Public Service Announcement – Home Inspections on the Rise (3-minute read)

A number of homes have been purchased in the past several years without a home inspection.

Insufficient housing stock led to prioritizing our home buying decisions with emotions rather than logic. Ok, home buying is typically an emotional decision, but we still need to bring logic into the equation, or our dream home may be a nightmare or worse, not ours for very long.

Prioritizing emotions over logic often led to consequences of tens and even hundreds of thousands of dollars of defects discovered only after closing. Often without recourse because the buyer signed away their rights of a home inspection.

Even with high interest rates, homes are still being bought and sold.
Home Inspections are again becoming the norm.

We still need to perform due diligence and search for home inspectors with no vested interest in closing the sale. I’ve had people ask, are you a buyer’s or seller’s home inspector. The answer is neither. A home should be inspected on its own merit. An experienced inspector will help reinforce the fact that everything can be fixed, there’s no such thing as a perfect home. Experience knows the difference between calling out everything for Further Evaluation and helping a buyer maintain realistic expectations.

After almost 30 years of inspecting, my advice for selecting a home inspector hasn’t changed much. I recently tweaked it and ran a couple of prompts through some AI software. The results indicated that it will still be a while before I’m obsolete. Even with drones and thermal imaging, I can still provide a thorough report much cheaper than deploying a Boston Dynamics prototype. Down Spot!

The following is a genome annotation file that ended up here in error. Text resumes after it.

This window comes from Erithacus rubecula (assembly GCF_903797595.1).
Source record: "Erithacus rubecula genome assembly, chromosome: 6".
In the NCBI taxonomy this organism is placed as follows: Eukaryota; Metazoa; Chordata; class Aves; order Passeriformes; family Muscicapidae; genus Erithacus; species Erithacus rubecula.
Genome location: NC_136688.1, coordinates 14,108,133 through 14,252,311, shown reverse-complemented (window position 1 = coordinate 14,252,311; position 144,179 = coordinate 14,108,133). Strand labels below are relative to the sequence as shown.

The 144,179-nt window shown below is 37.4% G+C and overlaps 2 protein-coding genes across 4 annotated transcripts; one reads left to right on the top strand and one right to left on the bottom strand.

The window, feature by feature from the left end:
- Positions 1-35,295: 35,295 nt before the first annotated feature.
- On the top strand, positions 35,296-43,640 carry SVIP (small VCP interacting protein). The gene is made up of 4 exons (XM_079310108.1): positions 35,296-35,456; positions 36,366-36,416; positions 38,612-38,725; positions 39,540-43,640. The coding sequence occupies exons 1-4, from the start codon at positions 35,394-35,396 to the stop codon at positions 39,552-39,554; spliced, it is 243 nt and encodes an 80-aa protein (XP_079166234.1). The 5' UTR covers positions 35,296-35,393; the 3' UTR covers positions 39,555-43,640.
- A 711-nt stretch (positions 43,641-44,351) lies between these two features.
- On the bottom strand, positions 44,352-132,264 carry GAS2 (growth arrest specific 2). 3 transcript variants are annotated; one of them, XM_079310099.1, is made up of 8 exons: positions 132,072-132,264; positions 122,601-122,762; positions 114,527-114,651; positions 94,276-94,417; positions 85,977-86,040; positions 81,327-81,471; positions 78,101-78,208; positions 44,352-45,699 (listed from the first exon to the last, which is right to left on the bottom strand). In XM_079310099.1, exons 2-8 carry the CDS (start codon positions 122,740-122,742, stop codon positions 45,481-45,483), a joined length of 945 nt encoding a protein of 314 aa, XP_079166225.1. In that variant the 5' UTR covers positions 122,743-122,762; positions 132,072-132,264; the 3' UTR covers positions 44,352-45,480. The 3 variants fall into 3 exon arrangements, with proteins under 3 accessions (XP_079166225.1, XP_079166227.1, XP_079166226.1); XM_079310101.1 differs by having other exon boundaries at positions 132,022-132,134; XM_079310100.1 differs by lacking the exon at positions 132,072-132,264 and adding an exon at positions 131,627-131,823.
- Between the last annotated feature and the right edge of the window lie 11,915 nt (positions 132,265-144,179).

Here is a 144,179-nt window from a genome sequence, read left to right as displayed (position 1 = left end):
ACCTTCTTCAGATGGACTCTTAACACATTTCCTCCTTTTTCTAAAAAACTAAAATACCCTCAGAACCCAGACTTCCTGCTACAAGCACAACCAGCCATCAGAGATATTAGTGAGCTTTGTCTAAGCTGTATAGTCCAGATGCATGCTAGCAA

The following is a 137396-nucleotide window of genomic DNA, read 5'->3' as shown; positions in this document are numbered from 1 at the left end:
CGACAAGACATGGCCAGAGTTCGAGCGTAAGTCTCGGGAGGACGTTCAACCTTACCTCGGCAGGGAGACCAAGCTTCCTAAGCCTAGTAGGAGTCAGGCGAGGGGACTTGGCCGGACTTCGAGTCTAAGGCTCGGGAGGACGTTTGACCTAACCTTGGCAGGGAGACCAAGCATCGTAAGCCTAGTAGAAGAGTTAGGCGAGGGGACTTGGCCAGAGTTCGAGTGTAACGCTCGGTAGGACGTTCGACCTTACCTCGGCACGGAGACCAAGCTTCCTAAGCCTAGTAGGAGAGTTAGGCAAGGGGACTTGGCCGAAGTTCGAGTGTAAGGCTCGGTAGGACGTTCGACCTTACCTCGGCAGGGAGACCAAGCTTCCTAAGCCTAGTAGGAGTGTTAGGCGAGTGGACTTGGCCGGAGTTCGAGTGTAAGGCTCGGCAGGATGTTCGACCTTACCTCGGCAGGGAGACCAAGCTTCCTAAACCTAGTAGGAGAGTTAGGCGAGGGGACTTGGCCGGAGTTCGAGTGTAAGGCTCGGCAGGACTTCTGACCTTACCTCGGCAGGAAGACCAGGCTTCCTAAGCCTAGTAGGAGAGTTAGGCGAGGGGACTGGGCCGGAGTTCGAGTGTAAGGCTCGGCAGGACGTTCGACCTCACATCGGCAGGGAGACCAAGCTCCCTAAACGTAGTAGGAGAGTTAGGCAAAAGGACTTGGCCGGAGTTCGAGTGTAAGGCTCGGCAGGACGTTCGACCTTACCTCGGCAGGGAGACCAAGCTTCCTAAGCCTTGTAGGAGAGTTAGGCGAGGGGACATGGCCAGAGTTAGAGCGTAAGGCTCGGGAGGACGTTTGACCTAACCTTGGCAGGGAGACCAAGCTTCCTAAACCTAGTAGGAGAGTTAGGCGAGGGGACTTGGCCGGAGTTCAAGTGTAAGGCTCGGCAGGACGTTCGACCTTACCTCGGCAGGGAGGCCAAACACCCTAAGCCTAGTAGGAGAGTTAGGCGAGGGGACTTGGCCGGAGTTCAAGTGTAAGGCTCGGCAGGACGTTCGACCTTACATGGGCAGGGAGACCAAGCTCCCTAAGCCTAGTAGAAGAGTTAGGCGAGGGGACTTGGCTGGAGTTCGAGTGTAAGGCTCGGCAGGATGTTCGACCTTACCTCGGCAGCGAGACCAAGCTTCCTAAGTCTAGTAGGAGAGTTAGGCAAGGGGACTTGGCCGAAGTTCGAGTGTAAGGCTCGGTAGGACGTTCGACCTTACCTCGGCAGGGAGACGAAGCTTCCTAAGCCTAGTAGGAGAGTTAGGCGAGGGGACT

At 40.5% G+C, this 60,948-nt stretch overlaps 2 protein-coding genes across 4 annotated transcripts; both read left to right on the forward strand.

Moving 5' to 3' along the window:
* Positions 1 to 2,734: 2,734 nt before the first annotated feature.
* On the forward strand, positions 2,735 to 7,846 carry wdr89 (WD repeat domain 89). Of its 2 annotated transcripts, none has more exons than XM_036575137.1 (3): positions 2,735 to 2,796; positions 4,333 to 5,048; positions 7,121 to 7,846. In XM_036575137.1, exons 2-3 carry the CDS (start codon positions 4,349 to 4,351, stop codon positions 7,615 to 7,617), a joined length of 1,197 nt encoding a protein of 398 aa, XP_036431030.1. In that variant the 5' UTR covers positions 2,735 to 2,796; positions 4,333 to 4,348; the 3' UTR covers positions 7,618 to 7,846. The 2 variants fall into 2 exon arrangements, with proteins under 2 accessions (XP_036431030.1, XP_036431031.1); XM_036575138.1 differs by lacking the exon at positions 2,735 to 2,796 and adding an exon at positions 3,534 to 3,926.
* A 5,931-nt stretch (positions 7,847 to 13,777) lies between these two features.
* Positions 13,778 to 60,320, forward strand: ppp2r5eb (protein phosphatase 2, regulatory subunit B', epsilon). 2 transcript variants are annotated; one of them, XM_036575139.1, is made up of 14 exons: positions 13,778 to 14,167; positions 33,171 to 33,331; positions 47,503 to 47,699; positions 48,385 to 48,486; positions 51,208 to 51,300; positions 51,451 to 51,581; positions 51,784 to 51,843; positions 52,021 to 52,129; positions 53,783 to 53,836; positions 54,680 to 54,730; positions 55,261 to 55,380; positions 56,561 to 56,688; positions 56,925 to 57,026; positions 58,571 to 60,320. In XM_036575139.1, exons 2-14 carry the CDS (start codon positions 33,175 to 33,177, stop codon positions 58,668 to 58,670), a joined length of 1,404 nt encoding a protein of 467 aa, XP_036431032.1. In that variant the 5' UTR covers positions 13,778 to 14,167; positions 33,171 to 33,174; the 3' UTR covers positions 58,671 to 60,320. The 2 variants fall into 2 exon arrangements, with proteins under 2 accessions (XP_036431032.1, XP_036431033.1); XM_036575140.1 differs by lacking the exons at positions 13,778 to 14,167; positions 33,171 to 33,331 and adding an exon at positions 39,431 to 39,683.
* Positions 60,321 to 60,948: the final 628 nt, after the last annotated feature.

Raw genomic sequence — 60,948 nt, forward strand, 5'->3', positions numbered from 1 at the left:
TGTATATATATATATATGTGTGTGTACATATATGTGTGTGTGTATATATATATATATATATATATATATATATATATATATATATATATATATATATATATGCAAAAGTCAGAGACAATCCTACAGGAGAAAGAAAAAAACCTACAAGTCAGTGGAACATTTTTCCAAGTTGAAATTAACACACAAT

Let’s meet at the inspection rather than afterwards when Expert Witness costs are significantly higher.

So, here’s my criteria for choosing a suitable home inspector. Caveat: my criteria is a bit more protective than AI's, but you be the judge.


  1. (Home Inspectors in WI must pass a “minimum” competency exam) Expert Witness – This helps you discover defects that are most often
  2. Code Inspector – Though not required, this helps discover un-permitted work that could co$t you later
  3. Prior Construction background – often quicker to recognize sub-standard work


  1. Minimum 10 years
  2. How many inspections – 10,000
  3. How many good/ bad reviews – min 100 w 98% positive
  4. What’s your State ID number? – Mine’s 7
  5. Insurance: E & O – Liability won’t protect you if something significant is missed
  6. Sample Report: Ask for one similar to the home you want
  7. Additional Services: Radon/ Mold/ Termites – bundling prices can get you a discount.
  8. Cost: – Yes, finally, compare pricing. It's important, but don’t save $50 and spend thousands on litigation afterwards.

Donn Anderson, Certified Master Inspector

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